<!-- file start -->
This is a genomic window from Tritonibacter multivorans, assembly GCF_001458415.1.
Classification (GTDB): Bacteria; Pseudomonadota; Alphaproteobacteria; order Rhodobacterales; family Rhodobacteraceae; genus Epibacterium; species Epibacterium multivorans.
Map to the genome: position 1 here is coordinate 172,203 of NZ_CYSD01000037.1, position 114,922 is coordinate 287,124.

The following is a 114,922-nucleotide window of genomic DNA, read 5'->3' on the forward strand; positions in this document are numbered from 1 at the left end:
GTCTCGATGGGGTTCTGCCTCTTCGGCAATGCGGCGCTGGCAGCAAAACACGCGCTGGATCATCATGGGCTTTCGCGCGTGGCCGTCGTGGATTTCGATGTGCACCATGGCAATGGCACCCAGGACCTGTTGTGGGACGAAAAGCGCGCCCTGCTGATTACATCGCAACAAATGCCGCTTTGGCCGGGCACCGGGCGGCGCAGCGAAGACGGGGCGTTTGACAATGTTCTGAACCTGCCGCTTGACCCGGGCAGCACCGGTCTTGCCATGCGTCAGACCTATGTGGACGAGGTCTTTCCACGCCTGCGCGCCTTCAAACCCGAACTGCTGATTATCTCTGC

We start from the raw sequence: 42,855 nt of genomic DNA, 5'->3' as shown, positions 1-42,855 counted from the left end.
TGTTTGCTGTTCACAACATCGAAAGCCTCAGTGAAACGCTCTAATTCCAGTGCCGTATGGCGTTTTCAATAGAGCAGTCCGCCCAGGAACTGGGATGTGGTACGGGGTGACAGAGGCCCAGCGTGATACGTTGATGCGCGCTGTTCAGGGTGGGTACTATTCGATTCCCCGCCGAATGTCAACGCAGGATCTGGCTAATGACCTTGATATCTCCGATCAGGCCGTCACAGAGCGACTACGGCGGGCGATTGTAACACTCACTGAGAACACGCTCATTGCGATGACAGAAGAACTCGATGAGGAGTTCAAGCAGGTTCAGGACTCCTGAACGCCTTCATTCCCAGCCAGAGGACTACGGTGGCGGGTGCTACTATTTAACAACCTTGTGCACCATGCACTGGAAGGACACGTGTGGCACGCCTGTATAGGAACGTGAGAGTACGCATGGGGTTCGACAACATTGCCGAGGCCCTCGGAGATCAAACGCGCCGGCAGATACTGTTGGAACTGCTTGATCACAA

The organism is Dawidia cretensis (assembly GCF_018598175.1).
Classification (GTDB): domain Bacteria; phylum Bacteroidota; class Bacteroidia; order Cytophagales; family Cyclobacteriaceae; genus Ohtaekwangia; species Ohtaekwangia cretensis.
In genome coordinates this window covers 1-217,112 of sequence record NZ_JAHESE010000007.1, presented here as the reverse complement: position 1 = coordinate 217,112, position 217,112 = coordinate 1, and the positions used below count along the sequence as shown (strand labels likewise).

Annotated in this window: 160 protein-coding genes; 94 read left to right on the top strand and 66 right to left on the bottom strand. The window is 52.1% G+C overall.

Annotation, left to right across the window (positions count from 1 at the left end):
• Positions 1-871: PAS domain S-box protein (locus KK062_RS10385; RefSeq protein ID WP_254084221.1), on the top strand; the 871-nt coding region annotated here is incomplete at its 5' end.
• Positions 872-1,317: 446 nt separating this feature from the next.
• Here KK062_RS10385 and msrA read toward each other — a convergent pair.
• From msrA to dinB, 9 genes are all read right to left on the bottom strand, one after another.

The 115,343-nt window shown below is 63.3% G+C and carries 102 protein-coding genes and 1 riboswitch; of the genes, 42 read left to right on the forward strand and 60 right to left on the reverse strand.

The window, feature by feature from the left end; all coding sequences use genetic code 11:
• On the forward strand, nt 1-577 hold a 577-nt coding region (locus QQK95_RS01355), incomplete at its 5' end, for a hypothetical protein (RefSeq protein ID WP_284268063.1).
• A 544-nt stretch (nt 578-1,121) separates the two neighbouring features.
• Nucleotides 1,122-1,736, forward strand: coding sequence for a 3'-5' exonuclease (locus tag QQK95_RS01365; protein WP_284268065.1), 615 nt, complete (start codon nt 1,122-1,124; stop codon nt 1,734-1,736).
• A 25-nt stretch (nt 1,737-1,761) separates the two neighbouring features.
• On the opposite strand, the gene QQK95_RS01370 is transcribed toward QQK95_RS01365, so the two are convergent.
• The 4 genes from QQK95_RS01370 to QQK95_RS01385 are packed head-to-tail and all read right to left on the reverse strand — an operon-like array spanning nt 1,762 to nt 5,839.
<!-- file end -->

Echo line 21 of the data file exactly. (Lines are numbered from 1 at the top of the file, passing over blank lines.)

• Nucleotides 1,122-1,736, forward strand: coding sequence for a 3'-5' exonuclease (locus tag QQK95_RS01365; protein WP_284268065.1), 615 nt, complete (start codon nt 1,122-1,124; stop codon nt 1,734-1,736).